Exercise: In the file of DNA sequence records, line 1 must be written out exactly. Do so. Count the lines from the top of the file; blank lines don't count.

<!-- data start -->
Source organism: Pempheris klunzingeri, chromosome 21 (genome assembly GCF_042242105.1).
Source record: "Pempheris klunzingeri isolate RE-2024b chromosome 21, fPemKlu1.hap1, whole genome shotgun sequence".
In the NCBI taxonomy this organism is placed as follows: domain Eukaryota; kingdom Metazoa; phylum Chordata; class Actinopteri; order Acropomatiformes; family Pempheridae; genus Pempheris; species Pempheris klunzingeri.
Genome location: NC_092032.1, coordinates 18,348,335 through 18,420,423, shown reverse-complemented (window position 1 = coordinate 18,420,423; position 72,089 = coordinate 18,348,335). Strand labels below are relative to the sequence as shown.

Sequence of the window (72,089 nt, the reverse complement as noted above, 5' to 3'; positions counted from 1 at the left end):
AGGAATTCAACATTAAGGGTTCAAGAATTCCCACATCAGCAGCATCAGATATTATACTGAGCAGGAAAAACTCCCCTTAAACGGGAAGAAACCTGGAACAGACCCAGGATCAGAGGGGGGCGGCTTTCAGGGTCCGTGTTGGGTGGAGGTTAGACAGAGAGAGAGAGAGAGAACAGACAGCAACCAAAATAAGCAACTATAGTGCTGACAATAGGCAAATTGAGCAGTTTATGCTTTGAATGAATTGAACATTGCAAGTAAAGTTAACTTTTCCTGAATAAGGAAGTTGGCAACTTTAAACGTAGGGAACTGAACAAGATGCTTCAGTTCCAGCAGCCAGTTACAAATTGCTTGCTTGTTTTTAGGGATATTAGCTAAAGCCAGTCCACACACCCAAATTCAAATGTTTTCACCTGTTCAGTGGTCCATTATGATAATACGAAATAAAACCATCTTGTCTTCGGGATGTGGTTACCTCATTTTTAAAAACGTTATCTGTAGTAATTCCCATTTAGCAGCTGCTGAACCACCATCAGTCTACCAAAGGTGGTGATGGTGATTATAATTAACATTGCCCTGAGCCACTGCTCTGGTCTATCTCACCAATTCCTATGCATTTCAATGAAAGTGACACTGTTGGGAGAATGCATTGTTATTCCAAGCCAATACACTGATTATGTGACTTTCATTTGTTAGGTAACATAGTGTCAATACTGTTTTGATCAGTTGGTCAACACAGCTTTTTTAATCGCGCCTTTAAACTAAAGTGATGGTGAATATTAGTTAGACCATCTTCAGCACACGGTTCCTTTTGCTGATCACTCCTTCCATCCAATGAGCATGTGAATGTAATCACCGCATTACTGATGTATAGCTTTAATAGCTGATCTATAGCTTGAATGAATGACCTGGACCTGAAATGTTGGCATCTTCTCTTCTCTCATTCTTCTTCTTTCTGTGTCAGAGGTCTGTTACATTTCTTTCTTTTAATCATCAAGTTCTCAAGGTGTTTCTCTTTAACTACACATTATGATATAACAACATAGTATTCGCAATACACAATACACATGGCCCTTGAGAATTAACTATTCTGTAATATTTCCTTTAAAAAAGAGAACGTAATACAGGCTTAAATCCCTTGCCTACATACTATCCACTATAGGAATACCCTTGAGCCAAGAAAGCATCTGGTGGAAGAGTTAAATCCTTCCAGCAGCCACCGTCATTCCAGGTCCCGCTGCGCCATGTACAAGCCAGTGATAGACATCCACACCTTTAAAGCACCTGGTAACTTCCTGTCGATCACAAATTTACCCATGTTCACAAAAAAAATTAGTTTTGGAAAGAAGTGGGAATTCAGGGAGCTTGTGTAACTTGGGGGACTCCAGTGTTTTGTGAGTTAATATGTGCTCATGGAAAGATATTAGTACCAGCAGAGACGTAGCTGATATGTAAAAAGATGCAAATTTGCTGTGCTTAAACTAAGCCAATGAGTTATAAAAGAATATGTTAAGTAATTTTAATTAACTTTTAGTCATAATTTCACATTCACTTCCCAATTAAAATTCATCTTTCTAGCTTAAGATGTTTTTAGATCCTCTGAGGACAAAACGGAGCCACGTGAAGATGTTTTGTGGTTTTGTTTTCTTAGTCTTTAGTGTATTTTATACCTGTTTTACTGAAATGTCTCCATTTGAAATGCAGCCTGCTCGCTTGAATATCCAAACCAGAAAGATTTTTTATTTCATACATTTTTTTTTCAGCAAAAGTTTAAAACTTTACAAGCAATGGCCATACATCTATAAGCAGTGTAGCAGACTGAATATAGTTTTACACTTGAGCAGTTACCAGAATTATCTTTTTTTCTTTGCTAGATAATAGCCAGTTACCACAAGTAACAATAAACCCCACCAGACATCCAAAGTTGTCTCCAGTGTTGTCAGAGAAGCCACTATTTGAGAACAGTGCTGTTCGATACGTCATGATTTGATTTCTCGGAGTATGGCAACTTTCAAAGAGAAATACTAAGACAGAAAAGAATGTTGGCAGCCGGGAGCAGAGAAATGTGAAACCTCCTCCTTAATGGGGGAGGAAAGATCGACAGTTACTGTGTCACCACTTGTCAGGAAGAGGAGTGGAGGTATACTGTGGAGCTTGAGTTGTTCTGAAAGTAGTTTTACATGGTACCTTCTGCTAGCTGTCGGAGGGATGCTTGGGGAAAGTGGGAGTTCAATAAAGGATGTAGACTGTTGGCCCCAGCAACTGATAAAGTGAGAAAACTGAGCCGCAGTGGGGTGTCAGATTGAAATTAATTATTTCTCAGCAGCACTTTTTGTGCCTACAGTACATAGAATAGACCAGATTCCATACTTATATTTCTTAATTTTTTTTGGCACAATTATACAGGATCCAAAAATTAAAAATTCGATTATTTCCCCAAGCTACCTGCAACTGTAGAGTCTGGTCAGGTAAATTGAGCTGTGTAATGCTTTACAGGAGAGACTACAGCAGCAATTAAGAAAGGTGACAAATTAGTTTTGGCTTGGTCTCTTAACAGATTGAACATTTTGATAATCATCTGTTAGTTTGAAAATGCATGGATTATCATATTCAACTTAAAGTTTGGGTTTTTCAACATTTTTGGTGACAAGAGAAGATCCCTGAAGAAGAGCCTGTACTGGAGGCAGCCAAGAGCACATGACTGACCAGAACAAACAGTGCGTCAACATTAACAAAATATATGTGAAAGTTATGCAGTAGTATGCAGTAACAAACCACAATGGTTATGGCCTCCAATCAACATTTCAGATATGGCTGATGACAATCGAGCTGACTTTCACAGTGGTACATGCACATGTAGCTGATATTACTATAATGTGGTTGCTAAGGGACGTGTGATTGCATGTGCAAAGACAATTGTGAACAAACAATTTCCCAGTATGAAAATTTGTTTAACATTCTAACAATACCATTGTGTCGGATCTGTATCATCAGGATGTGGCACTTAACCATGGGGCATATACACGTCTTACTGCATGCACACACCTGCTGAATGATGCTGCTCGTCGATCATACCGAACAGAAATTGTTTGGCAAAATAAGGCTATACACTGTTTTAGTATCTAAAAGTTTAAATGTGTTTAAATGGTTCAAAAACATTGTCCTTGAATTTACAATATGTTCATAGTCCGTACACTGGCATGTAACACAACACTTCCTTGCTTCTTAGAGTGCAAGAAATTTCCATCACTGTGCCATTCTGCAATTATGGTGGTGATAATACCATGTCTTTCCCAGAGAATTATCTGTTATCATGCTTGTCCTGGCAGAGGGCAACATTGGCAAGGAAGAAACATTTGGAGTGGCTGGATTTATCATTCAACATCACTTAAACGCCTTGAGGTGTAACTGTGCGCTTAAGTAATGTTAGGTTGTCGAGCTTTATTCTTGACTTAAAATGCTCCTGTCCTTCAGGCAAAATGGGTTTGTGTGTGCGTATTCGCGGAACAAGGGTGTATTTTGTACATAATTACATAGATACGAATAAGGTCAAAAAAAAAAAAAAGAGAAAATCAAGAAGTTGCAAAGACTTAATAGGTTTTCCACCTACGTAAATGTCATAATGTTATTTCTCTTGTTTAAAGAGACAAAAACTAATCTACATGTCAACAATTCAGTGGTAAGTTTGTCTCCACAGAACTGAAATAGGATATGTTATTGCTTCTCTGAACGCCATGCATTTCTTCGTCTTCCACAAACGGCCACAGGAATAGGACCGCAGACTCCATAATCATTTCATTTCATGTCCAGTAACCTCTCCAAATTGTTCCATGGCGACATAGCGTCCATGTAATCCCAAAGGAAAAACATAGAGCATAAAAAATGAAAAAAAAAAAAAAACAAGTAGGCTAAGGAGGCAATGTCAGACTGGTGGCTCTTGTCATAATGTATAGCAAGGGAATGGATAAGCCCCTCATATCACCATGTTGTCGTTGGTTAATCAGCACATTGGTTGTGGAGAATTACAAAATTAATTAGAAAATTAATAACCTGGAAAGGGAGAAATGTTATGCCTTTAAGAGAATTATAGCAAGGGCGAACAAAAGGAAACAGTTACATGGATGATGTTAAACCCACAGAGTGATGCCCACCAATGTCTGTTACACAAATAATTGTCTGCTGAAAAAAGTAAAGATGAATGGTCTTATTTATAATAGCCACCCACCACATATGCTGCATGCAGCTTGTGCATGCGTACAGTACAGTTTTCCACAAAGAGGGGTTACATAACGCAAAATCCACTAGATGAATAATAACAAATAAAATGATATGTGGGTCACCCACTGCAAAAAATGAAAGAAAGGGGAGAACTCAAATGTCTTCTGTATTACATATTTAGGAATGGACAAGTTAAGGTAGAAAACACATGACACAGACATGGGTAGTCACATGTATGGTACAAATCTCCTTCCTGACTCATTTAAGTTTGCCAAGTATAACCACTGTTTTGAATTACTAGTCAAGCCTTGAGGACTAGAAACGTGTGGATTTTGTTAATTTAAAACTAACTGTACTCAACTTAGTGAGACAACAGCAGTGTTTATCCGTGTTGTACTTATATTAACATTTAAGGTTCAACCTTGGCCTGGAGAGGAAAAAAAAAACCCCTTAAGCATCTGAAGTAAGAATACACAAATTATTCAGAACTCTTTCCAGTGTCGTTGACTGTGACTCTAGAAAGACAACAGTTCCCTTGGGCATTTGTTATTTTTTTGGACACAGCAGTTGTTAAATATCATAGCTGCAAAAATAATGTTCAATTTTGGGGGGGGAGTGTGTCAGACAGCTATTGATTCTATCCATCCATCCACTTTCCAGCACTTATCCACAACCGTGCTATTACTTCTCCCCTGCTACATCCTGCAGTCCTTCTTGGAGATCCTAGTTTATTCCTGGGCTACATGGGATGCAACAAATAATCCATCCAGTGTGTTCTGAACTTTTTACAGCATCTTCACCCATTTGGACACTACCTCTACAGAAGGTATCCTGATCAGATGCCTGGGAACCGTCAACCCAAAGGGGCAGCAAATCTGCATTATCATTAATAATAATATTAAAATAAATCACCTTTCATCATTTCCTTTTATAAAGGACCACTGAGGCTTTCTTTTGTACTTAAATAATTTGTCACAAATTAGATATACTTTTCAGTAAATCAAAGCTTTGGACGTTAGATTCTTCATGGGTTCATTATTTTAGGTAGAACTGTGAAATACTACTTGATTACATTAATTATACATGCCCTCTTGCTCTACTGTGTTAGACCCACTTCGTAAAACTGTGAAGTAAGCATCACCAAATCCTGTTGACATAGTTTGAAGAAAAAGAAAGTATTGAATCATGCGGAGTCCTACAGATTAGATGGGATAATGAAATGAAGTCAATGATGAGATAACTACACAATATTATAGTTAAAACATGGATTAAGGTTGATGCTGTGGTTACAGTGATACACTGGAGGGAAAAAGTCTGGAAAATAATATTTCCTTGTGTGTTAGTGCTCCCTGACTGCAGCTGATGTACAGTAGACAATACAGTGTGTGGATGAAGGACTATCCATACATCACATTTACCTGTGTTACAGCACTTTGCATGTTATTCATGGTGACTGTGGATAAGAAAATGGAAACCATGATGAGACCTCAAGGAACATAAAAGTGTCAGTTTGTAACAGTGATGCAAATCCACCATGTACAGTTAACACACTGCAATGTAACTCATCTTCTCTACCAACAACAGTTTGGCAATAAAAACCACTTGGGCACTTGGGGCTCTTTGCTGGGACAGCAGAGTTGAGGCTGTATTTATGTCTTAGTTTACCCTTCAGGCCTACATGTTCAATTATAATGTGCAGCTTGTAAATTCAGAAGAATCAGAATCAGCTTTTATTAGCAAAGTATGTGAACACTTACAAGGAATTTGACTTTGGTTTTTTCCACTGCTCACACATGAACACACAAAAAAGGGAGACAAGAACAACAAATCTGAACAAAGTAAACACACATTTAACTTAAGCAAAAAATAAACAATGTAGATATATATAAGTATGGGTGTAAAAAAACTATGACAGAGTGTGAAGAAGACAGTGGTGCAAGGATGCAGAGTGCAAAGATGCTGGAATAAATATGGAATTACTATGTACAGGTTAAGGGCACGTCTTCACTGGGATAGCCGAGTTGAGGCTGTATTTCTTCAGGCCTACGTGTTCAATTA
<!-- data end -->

Source organism: Pempheris klunzingeri, chromosome 21 (genome assembly GCF_042242105.1).